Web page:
Session: 624. Hodgkin Lymphoma and T/NK Cell Lymphoma—Clinical Studies: Poster I
Hematology Disease Topics & Pathways:
Adult, Diseases, Elderly, Non-Hodgkin Lymphoma, T-Cell Lymphoma, Young Adult, Lymphoid Malignancies, Study Population, Clinically relevant
METHODS: We retrospectively analyzed patients (pts) diagnosed with ATLL between January 1995 and December 2019. ATLL cases were classified according to the Shimoyama criteria into acute (A), lymphomatous (L), chronic (C) and smoldering (S). Treatment approaches used as first-line therapy were: 1) chemotherapy alone; 2) combined chemotherapy with zidovudine/interferon-alpha (AZT-IFN); and 3) AZT-IFN alone, as previously done with Miami cohort (Malpica and Ramos et al. Blood Advances 2018). Treatment response was assessed according to Tsukasaki et al. (JCO 2009) criteria. To be classified as complete response (CR), partial response and stable disease, these had to persist for a period of at least 4 weeks. Survival curves were estimated using the Kaplan-Meier method and Log rank test.
RESULTS: A total of 253 pts with ATLL were identified. Two hundred twenty six pts (L=122, A=73, C=26, S=5) had sufficient data for analysis. Demographic and clinical features are shown in Figure 1 and Table 1. Median age at diagnosis was 57 years, with a female predominance in A (58%) and S (100%) types. Most ATLL pts were from Peru (n=159, 63%) followed by Chile (n=44, 17%), Argentina (n=20, 8%) and Colombia (n=17, 7%). B symptoms were high present in A, L and C types (73%, 72%, 58% vs. 8% S type, respectively, p=0.011). Hypercalcemia was highly associated with A type (57% vs. L 27%, p=0.014). The PIT score yielded to a more aggressive risk classification compared to the IPI score (high-risk: 55% vs. 29%, respectively, p<0.001). Strongyloidiasis (n=5) and pneumocystis jirovecii pneumonia (n=5) were the most commonly observed co-infections at diagnosis. Commonly affected extranodal sites other than bone marrow in all subtypes were skin 25% (n=63) and liver 9% (n=24). The therapy approach used during the first 2 therapy evaluations are summarized in Table 2. The median survival (MS) times were 4.3 months, 7.9 months, 21.1 months, and not reached for A, L, C and S form, with 4-year survival of 8%, 22%, 40% and 80%, respectively (Figure 2). First-line AZT-IFN resulted in overall response (OR) rate of 63% (CR 24%) for A (n=8) and 75% (CR 50%) for L (n=8), respectively (Table 3). The OR rates after first-line multi-agent chemotherapy alone for A vs. L were 21% (CR 8%) and 41% (CR 29%), respectively (Table 3). The most commonly used regimens were CHOP/CHOP-like (n=117, 59%) and CHOEP (n=40, 20%) regimens with OR rates of 29% (CR 12%) and 60% (CR 42%), respectively (Table 3). Progression-free survival (PFS) rates in pts with aggressive ATLL who achieved CR after chemotherapy vs. AZT-IFN (alone or in combination with chemotherapy) were 2.8 months vs. 30.4 months for A (n=8) type and 67.1 months vs. 17.7 months for L (n=30) type, respectively (Figure 3). Only 2 pts with L type underwent allogeneic hematopoietic stem cell transplant (allo-HSCT) with PFS of 12 and 17 months (Table 4).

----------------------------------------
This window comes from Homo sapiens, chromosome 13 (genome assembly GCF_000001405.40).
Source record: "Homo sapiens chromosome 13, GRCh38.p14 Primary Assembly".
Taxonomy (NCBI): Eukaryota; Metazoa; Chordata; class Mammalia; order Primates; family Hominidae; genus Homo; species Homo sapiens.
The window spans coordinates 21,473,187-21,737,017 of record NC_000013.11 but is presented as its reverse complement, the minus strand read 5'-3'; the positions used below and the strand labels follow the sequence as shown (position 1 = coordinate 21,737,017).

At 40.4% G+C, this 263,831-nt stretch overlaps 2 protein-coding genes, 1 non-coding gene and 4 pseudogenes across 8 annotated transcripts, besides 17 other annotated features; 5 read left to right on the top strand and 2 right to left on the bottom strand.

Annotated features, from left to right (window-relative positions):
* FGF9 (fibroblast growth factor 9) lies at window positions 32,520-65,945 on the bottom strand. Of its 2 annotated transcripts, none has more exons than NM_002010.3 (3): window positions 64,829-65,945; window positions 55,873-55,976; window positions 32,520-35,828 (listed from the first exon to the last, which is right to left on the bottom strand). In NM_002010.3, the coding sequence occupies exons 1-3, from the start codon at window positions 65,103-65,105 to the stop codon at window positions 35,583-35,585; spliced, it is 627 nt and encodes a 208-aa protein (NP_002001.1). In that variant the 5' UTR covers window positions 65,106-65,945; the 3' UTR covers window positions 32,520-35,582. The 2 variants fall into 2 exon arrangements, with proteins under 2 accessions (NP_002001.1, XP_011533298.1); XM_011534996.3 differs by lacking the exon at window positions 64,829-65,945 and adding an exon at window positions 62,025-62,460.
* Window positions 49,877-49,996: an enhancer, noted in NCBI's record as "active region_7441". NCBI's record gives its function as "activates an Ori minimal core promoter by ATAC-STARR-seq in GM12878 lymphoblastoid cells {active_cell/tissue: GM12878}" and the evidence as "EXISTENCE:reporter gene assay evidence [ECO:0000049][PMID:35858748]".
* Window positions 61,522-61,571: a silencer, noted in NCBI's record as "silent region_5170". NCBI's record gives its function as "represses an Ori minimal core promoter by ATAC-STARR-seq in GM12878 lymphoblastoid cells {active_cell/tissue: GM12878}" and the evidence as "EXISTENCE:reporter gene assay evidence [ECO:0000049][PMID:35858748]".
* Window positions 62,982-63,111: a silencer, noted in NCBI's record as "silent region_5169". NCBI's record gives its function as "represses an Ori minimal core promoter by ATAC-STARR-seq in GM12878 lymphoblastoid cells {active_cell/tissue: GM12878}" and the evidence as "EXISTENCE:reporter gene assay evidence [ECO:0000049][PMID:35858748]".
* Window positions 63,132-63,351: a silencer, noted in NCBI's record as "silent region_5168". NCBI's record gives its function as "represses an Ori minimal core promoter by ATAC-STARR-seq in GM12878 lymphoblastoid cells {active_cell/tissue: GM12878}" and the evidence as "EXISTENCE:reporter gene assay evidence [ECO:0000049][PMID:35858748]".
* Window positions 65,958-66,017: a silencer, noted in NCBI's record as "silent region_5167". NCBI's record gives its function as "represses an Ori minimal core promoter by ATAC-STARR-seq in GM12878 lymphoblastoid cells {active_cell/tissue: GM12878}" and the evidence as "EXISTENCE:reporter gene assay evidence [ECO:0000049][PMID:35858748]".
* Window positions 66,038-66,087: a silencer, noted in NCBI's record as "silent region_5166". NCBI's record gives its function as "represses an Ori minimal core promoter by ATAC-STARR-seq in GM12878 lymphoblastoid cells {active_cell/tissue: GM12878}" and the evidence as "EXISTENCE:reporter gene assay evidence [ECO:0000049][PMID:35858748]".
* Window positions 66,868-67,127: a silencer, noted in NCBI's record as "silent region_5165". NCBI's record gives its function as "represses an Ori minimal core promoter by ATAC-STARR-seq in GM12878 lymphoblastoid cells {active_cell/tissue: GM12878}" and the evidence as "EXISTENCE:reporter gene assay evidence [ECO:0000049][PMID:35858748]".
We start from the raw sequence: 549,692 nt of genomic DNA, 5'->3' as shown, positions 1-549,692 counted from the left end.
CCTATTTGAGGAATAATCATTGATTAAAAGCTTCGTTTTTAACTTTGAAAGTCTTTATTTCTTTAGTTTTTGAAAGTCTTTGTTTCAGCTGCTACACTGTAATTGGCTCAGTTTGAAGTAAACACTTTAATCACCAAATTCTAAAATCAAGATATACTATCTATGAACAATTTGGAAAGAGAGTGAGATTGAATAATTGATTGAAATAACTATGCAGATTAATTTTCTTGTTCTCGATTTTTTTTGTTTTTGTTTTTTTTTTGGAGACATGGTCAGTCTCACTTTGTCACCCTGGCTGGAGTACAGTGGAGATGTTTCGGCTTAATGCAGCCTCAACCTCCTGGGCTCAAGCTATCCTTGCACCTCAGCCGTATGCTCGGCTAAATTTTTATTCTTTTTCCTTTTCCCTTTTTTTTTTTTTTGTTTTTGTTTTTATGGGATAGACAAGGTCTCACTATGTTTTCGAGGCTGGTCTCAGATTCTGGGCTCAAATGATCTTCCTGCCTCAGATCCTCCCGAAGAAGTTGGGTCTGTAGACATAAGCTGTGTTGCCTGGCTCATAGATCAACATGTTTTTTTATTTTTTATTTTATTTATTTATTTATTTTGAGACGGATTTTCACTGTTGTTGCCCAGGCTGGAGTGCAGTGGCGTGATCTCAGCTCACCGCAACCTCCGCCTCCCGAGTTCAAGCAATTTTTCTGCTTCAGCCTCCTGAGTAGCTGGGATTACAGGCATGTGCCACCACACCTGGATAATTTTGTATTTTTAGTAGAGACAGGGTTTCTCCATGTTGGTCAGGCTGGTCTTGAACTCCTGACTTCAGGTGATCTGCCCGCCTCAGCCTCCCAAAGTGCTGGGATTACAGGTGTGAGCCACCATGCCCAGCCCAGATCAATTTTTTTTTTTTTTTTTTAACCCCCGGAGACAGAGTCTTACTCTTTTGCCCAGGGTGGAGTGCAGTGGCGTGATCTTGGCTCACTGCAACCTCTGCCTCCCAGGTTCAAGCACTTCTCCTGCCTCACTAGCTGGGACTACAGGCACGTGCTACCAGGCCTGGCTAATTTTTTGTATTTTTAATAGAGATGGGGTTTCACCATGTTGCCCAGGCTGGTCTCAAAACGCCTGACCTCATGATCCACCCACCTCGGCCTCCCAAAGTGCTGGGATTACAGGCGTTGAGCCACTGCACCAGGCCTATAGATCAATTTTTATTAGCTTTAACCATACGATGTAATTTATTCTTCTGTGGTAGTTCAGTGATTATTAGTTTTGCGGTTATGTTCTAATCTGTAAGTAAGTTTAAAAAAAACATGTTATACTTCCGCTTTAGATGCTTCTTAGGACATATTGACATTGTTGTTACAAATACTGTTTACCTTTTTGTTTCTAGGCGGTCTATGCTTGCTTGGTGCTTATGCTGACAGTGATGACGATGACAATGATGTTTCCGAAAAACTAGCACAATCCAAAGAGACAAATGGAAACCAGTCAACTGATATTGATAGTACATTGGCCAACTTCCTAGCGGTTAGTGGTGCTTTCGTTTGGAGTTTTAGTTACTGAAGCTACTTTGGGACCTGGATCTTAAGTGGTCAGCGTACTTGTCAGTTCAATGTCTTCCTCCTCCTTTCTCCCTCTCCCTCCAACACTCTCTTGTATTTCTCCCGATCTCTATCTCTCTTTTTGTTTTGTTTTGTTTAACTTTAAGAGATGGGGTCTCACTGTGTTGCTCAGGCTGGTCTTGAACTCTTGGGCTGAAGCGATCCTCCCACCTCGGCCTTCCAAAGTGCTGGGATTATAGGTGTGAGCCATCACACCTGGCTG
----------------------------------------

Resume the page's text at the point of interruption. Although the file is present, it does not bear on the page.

CONCLUSION: ATLL continues to carry a dismal outcome with conventional therapies thus urging the development of novel approaches. Our study found that Latin American ATLL variant presents at a younger age, has a female predominance, high incidence of L type, low incidence of indolent types and lower survival rates, suggesting that Latin American ATLL variant presents earlier and more aggressively than in Japanese pts. AZT-IFN produced durable responses in A type patients who achieved CR as compared to chemotherapy alone. Chemotherapy responses were more durable in L types who achieved CR as compared to A type. In conclusion, in the management of aggressive ATLL, chemotherapy remains the preferred choice for L type (with consideration of allo-HSCT upfront), while AZT-IFN is a good option to attempt for A type upfront.
Disclosures: Peña: Janssen: Membership on an entity's Board of Directors or advisory committees, Speakers Bureau; Sandoz: Membership on an entity's Board of Directors or advisory committees; Roche: Membership on an entity's Board of Directors or advisory committees; Abbvie: Membership on an entity's Board of Directors or advisory committees; Amgen: Speakers Bureau; BindingSite: Research Funding. Idrobo: Amgen: Honoraria, Speakers Bureau; Janssen: Honoraria, Speakers Bureau; Tecnofarma: Honoraria, Speakers Bureau; Takeda: Honoraria, Speakers Bureau; Abbvie: Honoraria, Speakers Bureau. Altamirano: Hospital Nacional Guillermo Almenara Irigoyen: Other: Servicio de Hematologia. Perini: Abbvie: Speakers Bureau; Janssen: Honoraria, Speakers Bureau; Takeda: Honoraria. Castillo: TG Therapeutics: Research Funding; Beigene: Consultancy, Research Funding; Abbvie: Research Funding; Janssen: Consultancy, Research Funding; Pharmacyclics: Consultancy, Research Funding; Kymera: Consultancy. Ramos: NIH: Research Funding. Villela: Roche: Other: advisory board, Speakers Bureau; amgen: Speakers Bureau.
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